Clean Sky (Hall 4 Stand B10), Europe’s aerospace research venture, is exhibiting a model of a modified Airbus A340 with so-called “laminar flow” on an outboard section of the wings. The technology, if applied to the entire wing, could bring a 5-10 percent improvement in fuel burn. The A340 testbed is scheduled to fly next year.
For many years, a small company named Lam Aviation has showcased its variable-geometry wing design at EAA AirVenture. Company founder Lawrence Lam (who passed away in 2010) even designed and built his own low-wing, retractable gear, single-engine airplane–the Wanderer–to demonstrate the concept and flew that airplane to Oshkosh three times.
Aeronautics engineer Richard Whitcomb–whose research at NASA produced the area rule, supercritical wing and winglets–was posthumously inducted into the National Aviation Hall of Fame earlier this month. He died in 2008 at the age of 88. During Whitcomb’s almost four decades at NASA his “fundamental insight into aerodynamics and his practical solutions led to three of the most significant and practical contributions to aeronautics in the 20th century,” said NASA Langley Research Center director Lesa Roe.
While certainly some professional attendees at this year’s Farnborough International Airshow must know what a flexible rotary shaft is and what it can do, there’s a good chance that many, if not most, visitors do not. So, S.S. White Technologies, Inc. (SSWT), a first-time Farnborough exhibitor (Hall 4 Stand 4), is here to shed some light on its main product.
University of Cambridge Professor Holger Babinsky has created a one-minute video to dispel the myth that an airplane wing generates lift because the airflow moving over the upper surface has a longer distance to travel and “needs to go faster to have the same transit time as the air traveling along the lower, flat surface.” What actually causes lift, he said, “is introducing a shape into the airflow, which curves the streamlines and introduces pressure changes–lower pressure on the upper surface and higher pressure on the lower surface.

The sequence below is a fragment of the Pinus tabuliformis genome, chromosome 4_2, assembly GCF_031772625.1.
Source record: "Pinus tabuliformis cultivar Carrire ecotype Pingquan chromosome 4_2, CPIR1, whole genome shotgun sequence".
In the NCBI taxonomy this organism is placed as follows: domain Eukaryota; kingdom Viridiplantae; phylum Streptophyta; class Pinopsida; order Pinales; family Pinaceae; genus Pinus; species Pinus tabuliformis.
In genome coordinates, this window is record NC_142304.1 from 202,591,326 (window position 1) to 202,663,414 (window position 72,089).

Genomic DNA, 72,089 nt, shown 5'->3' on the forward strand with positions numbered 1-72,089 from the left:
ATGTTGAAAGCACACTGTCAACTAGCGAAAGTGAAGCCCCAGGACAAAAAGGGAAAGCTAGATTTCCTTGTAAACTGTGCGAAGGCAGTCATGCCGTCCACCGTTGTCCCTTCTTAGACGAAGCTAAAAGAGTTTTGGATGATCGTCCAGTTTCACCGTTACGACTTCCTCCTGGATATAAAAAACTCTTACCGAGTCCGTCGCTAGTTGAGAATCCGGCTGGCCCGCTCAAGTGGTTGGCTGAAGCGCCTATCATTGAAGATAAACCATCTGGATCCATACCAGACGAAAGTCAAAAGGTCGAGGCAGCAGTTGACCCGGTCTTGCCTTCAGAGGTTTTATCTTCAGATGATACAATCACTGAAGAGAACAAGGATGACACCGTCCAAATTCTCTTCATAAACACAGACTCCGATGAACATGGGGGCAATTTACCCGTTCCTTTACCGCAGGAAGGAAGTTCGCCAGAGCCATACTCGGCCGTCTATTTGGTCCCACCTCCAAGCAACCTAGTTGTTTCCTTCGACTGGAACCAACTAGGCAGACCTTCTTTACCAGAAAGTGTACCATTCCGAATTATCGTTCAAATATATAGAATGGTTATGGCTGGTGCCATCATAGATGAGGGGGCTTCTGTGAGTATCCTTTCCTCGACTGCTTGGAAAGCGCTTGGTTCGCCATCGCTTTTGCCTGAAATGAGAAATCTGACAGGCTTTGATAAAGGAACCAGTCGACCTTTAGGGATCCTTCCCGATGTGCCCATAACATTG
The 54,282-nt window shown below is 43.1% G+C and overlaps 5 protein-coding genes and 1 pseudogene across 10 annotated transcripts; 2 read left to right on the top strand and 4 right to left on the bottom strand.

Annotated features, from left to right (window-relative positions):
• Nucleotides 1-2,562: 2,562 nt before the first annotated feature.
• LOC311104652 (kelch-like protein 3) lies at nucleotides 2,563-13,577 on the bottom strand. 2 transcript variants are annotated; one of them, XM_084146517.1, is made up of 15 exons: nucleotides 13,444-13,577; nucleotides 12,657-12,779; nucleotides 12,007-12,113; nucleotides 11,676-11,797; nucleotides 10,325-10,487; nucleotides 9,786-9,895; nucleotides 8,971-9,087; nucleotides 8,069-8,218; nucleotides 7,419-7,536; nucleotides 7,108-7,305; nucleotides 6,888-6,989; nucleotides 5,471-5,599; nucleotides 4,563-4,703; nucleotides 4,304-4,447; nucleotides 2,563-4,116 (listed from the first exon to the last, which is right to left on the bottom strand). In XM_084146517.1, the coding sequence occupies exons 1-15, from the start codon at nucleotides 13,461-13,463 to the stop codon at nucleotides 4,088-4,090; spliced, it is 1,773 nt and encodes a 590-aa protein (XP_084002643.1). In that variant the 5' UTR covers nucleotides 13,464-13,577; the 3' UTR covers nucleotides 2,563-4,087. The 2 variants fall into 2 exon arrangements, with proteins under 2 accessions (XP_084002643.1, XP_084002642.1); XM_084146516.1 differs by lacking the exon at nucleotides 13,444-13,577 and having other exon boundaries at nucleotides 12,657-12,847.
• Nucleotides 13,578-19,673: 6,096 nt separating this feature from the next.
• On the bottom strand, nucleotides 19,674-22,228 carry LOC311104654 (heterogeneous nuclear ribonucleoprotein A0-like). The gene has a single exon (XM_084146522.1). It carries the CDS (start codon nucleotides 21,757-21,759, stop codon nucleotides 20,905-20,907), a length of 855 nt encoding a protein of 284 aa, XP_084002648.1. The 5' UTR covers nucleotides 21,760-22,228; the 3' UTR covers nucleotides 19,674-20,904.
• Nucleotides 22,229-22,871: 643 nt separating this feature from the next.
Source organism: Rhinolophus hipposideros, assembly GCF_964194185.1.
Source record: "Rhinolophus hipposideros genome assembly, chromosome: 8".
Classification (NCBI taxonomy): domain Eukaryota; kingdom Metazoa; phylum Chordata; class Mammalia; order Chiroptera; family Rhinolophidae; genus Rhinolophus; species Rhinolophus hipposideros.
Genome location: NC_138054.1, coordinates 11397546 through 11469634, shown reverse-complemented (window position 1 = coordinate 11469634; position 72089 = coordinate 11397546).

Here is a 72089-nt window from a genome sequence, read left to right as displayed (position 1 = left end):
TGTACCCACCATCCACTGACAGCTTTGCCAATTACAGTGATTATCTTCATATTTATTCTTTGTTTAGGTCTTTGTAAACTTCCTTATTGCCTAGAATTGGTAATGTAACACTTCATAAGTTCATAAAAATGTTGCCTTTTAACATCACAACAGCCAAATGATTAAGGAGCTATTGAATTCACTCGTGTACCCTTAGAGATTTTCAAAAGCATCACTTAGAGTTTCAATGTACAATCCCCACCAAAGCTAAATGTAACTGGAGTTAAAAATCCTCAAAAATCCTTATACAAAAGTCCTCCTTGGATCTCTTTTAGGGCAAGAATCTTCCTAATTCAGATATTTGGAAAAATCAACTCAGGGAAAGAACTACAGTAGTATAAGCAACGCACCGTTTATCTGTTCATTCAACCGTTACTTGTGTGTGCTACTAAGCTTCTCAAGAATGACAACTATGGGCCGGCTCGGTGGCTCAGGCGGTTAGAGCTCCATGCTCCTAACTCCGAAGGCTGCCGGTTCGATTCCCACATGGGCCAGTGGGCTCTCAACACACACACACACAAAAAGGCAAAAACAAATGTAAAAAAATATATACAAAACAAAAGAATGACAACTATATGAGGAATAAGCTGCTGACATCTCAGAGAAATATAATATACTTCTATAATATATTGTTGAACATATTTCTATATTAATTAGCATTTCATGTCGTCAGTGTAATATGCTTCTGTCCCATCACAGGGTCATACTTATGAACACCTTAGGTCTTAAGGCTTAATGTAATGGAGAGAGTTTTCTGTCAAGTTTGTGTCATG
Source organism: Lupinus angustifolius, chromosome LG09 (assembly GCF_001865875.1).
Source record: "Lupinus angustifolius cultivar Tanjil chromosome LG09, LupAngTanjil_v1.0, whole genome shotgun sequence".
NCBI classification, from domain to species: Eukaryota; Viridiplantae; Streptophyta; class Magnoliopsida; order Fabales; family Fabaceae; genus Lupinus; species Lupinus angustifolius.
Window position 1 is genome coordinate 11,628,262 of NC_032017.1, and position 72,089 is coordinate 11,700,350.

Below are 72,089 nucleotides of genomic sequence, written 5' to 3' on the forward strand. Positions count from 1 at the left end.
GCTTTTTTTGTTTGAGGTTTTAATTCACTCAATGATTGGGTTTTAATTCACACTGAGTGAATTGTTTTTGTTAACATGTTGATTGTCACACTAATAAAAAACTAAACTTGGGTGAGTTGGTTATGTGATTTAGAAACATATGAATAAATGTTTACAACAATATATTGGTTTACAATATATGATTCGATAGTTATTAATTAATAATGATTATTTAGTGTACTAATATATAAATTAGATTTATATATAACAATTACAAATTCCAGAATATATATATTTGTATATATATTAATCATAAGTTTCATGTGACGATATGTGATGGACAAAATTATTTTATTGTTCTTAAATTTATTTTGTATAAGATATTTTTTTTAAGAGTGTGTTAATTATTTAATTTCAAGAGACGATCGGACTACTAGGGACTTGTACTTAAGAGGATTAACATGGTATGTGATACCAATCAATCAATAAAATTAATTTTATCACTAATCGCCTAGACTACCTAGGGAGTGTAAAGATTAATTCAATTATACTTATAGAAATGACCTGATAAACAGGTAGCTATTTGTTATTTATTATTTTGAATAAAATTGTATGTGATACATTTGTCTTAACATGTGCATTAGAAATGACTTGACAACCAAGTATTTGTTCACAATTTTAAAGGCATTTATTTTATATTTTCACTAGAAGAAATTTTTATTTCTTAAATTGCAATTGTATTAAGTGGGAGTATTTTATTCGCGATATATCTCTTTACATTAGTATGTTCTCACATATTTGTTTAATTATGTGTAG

Richard Whitcomb, 88, the long-time NASA engineer des-cribed as the most significant aerodynamics contributor of the second half of the 20th century, died on October 13 in Newport News, Va. He was the recipient of the prestigious Collier Trophy for his discovery of the area rule fuselage, which gave fighter jets supersonic speed and greater range, and his supercritical wing and winglets are found on many of today’s aircraft designs.
GKN has selected Germany’s Brötje Aerospace to supply an advanced moving line assembly system that will mate wing trailing edge and main landing gear parts onto Airbus A350XWB all-composite rear wing spars.
Last month NASA made the first flight of an experimental “wing warping” Boeing F/A-18 flying testbed. In 1903 the Wright Brothers used wires connected to their control column to twist the wings of their Flyer, changing the airfoils’ shape to provide differential lift to control bank. NASA calls the 21st century version of wing warping the “active aeroelastic wing,” or AAW.
MITSUBISHI MU-2B-35, HILTON HEAD, S.C., AUG. 1, 2001–The NTSB determined that the probable cause of the accident was the improper maintenance/installation and inadequate inspection of the airplane’s flap torque-tube joints during routine maintenance by company maintenance personnel.
Conventional winglets have come to be widely used on airliners, whether in the form of the Airbus A320’s wingtip fence or the up-swept devices characteristic of the A330/340 and Boeing 747-400. And if winglets are good, shouldn’t bigger ones be even better? Wingmaker Airbus UK has been investigating their potential.